«The Russian Federation has a centralized political system, with power concentrated in a president and a prime minister, a weak multiparty political ...»
Civilians suffered as a result of actions by both rebels and security personnel. In Dagestan, nine children were killed by stray gunfire during a counterterrorist operation in the village of Kirovaul in the Kizilyurt District on December 6.
There continued to be reports of indiscriminate use of force by security personnel resulting in numerous deaths. Security forces generally conducted their activities without regard for due process or civilian casualties and with apparent impunity from investigation or prosecution for their conduct.
For example, on February 11-12, according to NGO Memorial, security forces killed at least four civilians in Ingushetiya in the course of an operation against rebels. The authorities claimed the inhabitants of the area had been warned in advance of the operation and the four had been caught in cross fire with terrorists.
Memorial cited local residents as saying they had not been warned and describing the killing of the victims as separate actions not related to firing on terrorists.
Chechen ombudsman Nurdi Nukhazhhiyev supported the government's claim but doubted the objectivity of a government investigation. He alleged that "hundreds of
RUSSIAcrimes committed by the Russian military against Chechen civilians have not been investigated."
There were also killings by rebels. For example, on May 13, in Dagestan, five persons were killed when a vehicle carrying telecommunications workers was attacked with two bombs and gunfire from unknown persons, according to a press account. The personnel were on their way to repair a cell phone tower damaged in a fire the day before. The gunmen reportedly declared at the end of the attack that as soon as the communications center was repaired, they would attack it again.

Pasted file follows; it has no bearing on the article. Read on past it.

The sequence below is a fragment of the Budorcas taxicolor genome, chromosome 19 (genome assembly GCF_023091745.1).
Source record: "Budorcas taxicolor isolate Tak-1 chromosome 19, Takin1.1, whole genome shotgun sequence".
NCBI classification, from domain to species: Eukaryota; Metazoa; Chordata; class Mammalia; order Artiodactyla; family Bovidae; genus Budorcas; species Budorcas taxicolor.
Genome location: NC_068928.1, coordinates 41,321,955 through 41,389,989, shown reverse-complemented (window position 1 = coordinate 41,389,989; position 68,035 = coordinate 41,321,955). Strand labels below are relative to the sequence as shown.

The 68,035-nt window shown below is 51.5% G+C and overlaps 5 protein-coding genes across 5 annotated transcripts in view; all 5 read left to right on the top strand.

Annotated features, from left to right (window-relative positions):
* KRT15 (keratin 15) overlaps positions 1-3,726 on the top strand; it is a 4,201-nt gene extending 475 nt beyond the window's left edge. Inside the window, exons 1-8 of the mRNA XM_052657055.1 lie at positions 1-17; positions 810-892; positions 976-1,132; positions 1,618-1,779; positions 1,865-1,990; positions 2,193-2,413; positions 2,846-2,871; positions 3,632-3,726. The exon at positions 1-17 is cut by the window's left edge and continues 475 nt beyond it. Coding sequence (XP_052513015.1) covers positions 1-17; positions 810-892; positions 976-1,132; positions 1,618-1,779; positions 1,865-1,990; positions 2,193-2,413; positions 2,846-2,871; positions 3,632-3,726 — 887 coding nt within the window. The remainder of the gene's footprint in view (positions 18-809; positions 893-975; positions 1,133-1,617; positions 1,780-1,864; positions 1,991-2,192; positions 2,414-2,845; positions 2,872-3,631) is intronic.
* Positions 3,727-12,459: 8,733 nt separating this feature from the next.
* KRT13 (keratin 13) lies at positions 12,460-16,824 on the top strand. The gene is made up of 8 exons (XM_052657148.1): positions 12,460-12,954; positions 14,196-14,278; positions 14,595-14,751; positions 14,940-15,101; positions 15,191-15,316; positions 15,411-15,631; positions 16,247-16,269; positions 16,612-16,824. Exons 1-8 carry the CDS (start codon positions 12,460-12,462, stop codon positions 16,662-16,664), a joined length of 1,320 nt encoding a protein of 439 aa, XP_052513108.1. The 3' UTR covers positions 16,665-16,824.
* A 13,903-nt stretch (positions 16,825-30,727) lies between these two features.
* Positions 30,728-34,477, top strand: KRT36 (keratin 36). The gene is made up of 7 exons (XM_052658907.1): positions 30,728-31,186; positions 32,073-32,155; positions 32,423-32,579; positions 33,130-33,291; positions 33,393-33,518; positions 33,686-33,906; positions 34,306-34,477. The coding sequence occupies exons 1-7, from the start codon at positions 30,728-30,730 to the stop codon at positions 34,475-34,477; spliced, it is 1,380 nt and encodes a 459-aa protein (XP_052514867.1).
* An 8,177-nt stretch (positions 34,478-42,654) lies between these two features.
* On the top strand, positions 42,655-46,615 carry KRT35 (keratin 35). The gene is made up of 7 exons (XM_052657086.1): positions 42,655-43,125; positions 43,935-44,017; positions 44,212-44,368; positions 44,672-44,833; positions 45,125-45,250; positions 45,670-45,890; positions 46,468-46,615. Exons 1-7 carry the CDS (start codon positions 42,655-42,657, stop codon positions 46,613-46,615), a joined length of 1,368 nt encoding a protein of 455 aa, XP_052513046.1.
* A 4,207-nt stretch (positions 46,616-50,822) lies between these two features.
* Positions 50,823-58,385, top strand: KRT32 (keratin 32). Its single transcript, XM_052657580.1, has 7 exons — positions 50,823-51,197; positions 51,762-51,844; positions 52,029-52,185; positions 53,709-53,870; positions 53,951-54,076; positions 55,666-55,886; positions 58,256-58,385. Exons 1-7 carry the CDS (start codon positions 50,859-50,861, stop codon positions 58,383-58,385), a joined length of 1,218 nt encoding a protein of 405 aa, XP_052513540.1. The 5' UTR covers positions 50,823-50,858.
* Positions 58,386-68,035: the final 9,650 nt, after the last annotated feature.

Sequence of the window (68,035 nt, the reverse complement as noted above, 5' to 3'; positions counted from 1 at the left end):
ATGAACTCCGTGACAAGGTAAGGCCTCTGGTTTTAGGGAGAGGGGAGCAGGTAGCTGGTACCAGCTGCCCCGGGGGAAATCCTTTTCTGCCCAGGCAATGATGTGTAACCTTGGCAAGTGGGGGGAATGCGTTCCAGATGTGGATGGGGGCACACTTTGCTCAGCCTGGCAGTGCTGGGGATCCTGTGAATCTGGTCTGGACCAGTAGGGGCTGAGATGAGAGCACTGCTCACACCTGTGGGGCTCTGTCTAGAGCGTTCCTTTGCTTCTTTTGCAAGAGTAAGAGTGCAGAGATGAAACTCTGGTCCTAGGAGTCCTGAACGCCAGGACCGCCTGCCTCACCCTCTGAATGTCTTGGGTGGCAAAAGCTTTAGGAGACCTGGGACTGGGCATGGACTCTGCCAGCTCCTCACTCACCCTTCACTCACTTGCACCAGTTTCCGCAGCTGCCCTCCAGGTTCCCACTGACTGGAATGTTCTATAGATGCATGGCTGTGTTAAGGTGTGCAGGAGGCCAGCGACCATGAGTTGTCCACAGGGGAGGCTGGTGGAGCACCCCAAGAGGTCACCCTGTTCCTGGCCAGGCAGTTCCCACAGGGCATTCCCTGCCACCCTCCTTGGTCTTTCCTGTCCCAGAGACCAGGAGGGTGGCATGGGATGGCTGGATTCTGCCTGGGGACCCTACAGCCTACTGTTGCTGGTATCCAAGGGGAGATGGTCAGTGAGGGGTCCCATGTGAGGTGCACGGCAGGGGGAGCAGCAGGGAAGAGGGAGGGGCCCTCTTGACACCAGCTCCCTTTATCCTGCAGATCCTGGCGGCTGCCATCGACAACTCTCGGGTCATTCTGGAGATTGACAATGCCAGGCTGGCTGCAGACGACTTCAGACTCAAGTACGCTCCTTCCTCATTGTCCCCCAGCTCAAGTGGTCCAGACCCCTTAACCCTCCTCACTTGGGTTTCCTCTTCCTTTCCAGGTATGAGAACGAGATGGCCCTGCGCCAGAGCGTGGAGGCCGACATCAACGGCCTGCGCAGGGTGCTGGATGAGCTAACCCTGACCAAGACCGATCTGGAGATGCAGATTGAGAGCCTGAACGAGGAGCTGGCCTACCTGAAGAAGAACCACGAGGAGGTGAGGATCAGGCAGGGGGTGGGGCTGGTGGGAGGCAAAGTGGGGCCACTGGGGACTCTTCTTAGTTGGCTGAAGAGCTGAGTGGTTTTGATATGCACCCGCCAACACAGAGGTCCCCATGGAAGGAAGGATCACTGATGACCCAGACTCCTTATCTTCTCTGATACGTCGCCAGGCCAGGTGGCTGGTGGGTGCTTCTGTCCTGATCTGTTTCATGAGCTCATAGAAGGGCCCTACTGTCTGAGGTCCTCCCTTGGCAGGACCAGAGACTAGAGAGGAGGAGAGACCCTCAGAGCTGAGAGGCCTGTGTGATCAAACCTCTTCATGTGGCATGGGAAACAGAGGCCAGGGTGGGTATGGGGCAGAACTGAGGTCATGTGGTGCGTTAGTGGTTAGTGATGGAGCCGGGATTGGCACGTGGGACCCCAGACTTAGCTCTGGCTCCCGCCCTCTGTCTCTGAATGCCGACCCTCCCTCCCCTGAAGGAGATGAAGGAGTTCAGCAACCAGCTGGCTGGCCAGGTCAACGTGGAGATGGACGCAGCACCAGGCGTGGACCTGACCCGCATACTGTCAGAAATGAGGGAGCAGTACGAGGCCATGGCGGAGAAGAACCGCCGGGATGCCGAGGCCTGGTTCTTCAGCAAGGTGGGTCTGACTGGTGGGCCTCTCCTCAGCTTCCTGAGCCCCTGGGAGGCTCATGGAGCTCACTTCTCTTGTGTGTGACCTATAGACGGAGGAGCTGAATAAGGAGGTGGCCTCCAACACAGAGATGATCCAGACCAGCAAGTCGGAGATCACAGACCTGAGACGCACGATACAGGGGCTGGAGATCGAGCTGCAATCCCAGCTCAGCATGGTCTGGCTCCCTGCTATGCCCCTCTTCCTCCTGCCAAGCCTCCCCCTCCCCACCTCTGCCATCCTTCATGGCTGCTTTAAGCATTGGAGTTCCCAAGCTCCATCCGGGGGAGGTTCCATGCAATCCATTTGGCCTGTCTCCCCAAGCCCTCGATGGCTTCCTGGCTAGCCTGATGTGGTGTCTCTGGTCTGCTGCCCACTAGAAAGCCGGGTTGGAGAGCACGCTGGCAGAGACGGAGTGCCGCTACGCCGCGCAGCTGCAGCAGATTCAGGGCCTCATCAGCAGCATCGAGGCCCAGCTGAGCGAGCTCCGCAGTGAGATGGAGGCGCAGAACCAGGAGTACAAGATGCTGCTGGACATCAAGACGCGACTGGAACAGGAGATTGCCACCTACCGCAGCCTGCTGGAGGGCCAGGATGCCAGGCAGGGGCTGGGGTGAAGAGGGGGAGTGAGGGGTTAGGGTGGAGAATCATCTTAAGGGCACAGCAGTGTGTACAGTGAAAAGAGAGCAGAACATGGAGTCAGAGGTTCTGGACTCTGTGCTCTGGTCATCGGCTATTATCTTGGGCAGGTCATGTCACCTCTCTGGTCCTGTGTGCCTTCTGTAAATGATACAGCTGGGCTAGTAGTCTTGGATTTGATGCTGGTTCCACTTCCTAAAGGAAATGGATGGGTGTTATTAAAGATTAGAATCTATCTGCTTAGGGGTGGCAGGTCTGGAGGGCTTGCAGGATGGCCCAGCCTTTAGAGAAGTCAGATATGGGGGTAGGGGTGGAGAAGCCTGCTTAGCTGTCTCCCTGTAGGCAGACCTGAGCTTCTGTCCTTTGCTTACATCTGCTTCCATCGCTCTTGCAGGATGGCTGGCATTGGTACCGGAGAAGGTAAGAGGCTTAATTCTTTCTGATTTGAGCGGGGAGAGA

According to NGO Interfax, on June 8, an official of a madrassa in Dagestan was shot and killed. Authorities detained a suspect identified as "an active supporter of radical Islamism." On the same day also in Dagestan, Interfax reported a judge, Abdurakhyman Gamzatov, was fatally shot in his home.
On September 7, unknown gunmen in Kabardino-Balkaria ambushed and killed district judge Dzhulber Bykov in his car. Political observers tied the killing to Bykov's professional activities.
According to the Glasnost Defense Fund, 12 journalists were killed during the year. The Web site Journalists-in-Russia.org listed 11 journalists killed, seven of them possibly for reasons associated with their work (see section 1.a.). Reporters Without Borders listed only one killing of a journalist.
On May 11, according to the Glasnost Defense Foundation, Shamil Aliyev, founder and head manager of Priboi and Vatan radio stations and director of the TNT-Makhachkala television network, was shot and killed in Makhachkala.
Unknown assailants attacked his car with submachine guns, leaving Aliyev and his bodyguard dead and his driver wounded. No arrests were made by year's end.
On August 11, according to the Glasnost Defense Foundation, Magomed Sultanmagomedov, editor in chief of Makhachkala TV, was shot and killed in Makhachkala, when unknown assailants attacked his car with submachine guns.
No arrests were made in connection with the case.
In November a trial began in Vienna of three persons, Otto Kaltenbrunner (formerly known as Ramzan Edilov), Suleiman Dadayev, and Turpal-Ali Yesherkayev, who were alleged to have been accomplices in the shooting death in Vienna in January 2009 of Umar Israilov. Israilov, a former bodyguard of Chechen
RUSSIAPresident Ramzan Kadyrov, became a critic of Kadyrov's rule and filed a complaint with the ECHR stating he had witnessed Kadyrov torturing prisoners and that Chechen authorities and Kadyrov had also beaten and tortured him and his family. According to the European Center for Constitutional and Human Rights, an expert witness testified at the Vienna trial that Israilov's alleged killer, Letscha Bogatirov, was promoted by the Kadyrov government following the assassination as a reward for his actions. The trial was scheduled to continue in 2011.
There were no arrests or indications of continuing investigation in the August 2009 abduction and killing in Chechnya of Zarema Sadulayeva and Alik Dzhabrailov, charity workers who ran the Grozniy-based NGO Save the Generation.
There were no arrests or indications of a continuing investigation into the 2008 killing of three Chechen brothers, Zurab, Akhdan, and Alvi Ilaev, nor was there any indication authorities were investigating the 2008 killing in Makhachkala of Telman Alishayev, a journalist from the Islam-focused television station TV Chirkey.